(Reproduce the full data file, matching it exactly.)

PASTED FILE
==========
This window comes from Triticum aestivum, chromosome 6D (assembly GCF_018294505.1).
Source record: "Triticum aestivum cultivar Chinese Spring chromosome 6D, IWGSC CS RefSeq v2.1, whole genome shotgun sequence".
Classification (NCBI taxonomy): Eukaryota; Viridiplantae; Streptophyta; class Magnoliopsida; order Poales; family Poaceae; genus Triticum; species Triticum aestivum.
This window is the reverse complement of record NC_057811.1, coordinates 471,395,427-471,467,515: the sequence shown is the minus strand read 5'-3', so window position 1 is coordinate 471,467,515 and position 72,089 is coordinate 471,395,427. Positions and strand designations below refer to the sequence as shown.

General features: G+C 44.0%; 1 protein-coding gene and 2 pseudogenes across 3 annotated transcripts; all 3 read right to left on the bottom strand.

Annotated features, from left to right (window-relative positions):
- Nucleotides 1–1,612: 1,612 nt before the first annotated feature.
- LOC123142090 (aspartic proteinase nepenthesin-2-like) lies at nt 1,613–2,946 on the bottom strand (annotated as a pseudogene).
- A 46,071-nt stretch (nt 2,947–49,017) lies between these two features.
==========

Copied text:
This window comes from Triticum aestivum, chromosome 6D (assembly GCF_018294505.1).
Source record: "Triticum aestivum cultivar Chinese Spring chromosome 6D, IWGSC CS RefSeq v2.1, whole genome shotgun sequence".
Classification (NCBI taxonomy): Eukaryota; Viridiplantae; Streptophyta; class Magnoliopsida; order Poales; family Poaceae; genus Triticum; species Triticum aestivum.
This window is the reverse complement of record NC_057811.1, coordinates 471,395,427-471,467,515: the sequence shown is the minus strand read 5'-3', so window position 1 is coordinate 471,467,515 and position 72,089 is coordinate 471,395,427. Positions and strand designations below refer to the sequence as shown.

General features: G+C 44.0%; 1 protein-coding gene and 2 pseudogenes across 3 annotated transcripts; all 3 read right to left on the bottom strand.

Annotated features, from left to right (window-relative positions):
- Nucleotides 1–1,612: 1,612 nt before the first annotated feature.
- LOC123142090 (aspartic proteinase nepenthesin-2-like) lies at nt 1,613–2,946 on the bottom strand (annotated as a pseudogene).
- A 46,071-nt stretch (nt 2,947–49,017) lies between these two features.